Two months later, the patient returned reporting remission of muscle cramps and fatigue. Fecal test resulted positive for Giardia lamblia and partial improvement in thyroid function was also noticed (Table 1). The patient was prescribed single-dose secnidazole and 2-week metronidazole PO. After that treatment, a new fecal test resulted negative, and the diarrhea and abdominal pain disappeared.

The dose of L-T4 was increased to 88 mcg a few months later since her TSH still persisted slightly high. After that, the patient presented gradual improvement of thyroid function tests, without further L-T4 dose adjustment and remained asymptomatic for the next 18 months (Table 1).



Adequate intestinal absorption of levothyroxine is essential for the successful management of hypothyroidism. In clinical practice, we often observe patients who remain symptomatic and with elevated TSH levels although they have been prescribed L-T4 in presumably appropriate dosages (about 1.6 to 1.8 mcg/kg/day in the adult). Noncompliance to therapy ("pseudomalabsorption") is the main reason for this situation (1,3,4). Other possibilities are far less common and include the use of other substances that could interfere with absorption or metabolism of L-T4, or intestinal diseases which could determine true malabsorption of orally ingested thyroid hormone. An extensive review on this matter has been recently published in this Journal by Ward (1).

The first step in the assessment of subjects with poorly controlled hypothyroidism should be to reinforce the importance of adhesion through the daily ingestion of the medication in the fasting state. Some studies show that most patients can be brought to euthyroidism with this simple measure (5).

However, in some cases, TSH levels may persist elevated. In this situation, additional tests can be performed to evaluate if there is an identifiable cause for L-T4 malabsorption. Routinely ordered tests include: anti-gliadin antibodies (for celiac disease), inflammation markers (for inflammatory intestinal disease), lactose tolerance test (for lactose intolerance) (6,7), and, occasionally, anti-T4 antibodies (8). Short bowel syndrome after intestinal or bariatric surgery, hepatic cirrhosis and congestive heart failure can also impair L-T4 intestinal absorption, and should be investigated if there is clinical suspicion (3,6).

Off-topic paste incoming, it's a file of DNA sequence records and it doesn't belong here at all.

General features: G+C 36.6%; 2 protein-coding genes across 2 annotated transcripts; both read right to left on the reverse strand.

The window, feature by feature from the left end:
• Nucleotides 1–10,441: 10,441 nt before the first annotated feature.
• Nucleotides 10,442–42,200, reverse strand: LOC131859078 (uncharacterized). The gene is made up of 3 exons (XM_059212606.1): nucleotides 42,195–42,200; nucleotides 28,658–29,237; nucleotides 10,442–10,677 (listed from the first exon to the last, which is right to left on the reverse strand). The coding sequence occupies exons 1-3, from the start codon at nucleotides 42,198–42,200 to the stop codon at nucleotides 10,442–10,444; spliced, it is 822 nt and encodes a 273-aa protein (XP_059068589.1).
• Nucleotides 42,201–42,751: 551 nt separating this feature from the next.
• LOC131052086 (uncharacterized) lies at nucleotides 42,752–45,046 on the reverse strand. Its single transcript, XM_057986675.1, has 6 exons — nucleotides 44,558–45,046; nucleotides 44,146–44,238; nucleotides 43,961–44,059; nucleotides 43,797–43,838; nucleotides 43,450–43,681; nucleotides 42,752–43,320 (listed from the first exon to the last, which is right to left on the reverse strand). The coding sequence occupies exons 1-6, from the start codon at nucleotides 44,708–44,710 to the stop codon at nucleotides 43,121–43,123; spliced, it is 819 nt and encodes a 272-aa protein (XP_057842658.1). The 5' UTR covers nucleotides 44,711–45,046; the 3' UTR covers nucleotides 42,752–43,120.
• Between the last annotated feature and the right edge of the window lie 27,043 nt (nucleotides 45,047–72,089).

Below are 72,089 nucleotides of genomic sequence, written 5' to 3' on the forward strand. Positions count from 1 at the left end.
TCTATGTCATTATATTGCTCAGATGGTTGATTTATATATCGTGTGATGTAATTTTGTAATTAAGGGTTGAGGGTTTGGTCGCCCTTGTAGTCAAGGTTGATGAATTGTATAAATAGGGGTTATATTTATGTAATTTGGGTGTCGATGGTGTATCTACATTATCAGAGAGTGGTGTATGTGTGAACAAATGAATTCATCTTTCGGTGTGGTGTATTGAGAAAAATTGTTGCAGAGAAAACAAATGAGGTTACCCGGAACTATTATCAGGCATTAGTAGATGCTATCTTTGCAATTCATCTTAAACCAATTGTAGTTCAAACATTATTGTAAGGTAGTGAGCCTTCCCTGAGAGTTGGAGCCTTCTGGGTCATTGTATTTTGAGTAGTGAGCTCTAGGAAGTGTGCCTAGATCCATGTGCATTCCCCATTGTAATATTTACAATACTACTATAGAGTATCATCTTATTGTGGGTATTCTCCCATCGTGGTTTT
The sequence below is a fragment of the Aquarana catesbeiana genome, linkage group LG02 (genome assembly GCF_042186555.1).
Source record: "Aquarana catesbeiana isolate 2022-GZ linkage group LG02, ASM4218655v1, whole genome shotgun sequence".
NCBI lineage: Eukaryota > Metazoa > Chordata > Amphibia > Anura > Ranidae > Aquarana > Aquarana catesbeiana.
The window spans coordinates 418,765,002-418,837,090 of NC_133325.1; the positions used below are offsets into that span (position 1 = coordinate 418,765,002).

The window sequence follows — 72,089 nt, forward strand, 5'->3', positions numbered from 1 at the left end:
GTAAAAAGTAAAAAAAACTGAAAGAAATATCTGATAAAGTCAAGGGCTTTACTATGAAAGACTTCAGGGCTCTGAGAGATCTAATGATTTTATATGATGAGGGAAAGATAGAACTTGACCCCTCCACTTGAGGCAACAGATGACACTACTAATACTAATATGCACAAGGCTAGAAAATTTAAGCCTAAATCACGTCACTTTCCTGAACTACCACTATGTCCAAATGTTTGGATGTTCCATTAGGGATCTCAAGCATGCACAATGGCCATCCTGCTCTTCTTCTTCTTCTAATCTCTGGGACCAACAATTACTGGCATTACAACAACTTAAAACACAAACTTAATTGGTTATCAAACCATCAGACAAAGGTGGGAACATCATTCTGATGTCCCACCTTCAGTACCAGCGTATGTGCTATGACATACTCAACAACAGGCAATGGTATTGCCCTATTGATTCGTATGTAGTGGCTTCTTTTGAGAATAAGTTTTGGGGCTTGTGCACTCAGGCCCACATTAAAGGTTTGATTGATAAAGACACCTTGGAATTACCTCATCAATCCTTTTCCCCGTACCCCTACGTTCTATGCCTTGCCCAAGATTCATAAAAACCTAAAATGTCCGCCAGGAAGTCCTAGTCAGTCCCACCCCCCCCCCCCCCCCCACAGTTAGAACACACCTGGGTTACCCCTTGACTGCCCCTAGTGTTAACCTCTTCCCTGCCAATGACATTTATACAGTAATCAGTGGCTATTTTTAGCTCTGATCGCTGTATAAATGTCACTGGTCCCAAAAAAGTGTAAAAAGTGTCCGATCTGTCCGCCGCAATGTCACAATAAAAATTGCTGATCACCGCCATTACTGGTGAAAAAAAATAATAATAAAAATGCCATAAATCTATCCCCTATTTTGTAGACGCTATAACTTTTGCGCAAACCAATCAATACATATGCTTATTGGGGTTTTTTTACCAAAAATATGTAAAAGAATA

In our patient, we decided to search for intestinal parasitosis because of her history of giardiasis and her abdominal complaints (dyspepsia, diarrhea). Fecal test, which confirmed Giardia infection, is the most often used diagnostic test, although its sensitivity is known to be suboptimal (73% for one sample, and 85% for three samples) (9).

Giardia lamblia is the most prevalent human intestinal parasitic protist (10). Giardiasis is probably subdiagnosed, but it affects 5%-29% of Brazilian children, more commonly in environments with poor sanitary conditions (11-13). Infected patients may present diarrhea, flatulence, and abdominal pain, but most are asymptomatic (14,15). A known complication of chronic intestinal giardiasis is malabsorption of drugs and nutrients (leading to anemia, growth retardation, and weight loss). The presence of trophozoites activates intestinal T lymphocytes, which induce inflammatory epithelial damage, shown by diffuse shortening of microvilli, maldigestion and malabsorption. In addition, Giardia disrupts epithelial tight junctions and induces enterocitic apoptosis resulting in loss of epithelial barrier, increased intestinal permeability, and diarrhea (10,15). Similar chronic malabsorptive syndromes related to mucosal inflammation have been described with other common intestinal infection agents such as Strongyloides, Clostridium difficile, and Cryptosporidium (16).

Despite the high frequency of giardiasis, we found only one report of levothyroxine malabsorption associated to Giardia lamblia infection in the literature, describing a patient with persistently high TSH while taking a high dose of L-T4 (2). Our patient presented a similar evolution: she had been euthyroid during 6 years with stable doses of L-T4 but presented TSH elevation and increased requirement of L-T4 coincident with the onset of abdominal symptoms suggestive of Giardia infection, as well as reduction of that requirement soon after antiparasitic treatment, at least in two separate occasions. Metronidazole (for a week), or single-dose secnidazole or tinidazole are the drugs of choice for giardiasis, with > 90% of cure; other options are albendazole, paromomycin, and nitazoxanide (17).

Although it cannot be totally ruled out, nonadhesion was considered an unlikely explanation based on careful and thorough interrogation, suppression of TSH sporadically observed, and the lack of response to the adhesion-stimulant guidance given by the physician. Drug or food interference with L-T4 absorption was also regarded improbable since serum TSH and L-T4 requirement fluctuated significantly while the patient had not changed her habits. Finally, reduction of L-T4 requirement and stabilization of thyroid function was only possible after eradication of the parasite. Due to the good clinical response, the search for other causes of nonabsorption was deemed unnecessary.

In conclusion, we suggest that giardiasis should also be considered in the assessment of the "difficult patient" with hypothyroidism, after ruling out nonadhesion and use of interfering drugs, specially in areas with high prevalence of the infection (Brazil and other developing countries). Potential candidates to investigation should include patients with previously well-controlled hypothyroidism, with symptoms of giardiasis (weight loss, diarrhea, abdominal pain, anemia) or with personal or family history of giardiasis.

Disclosure: no potential conflict of interest relevant to this article was reported.



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Correspondence to:
Rafael de Figueiredo Radaeli
Rua Marechal Floriano Peixoto, 713
14701-360 - Bebedouro, SP, Brazil

Received on Aug/5/2010
Accepted on Nov/15/2010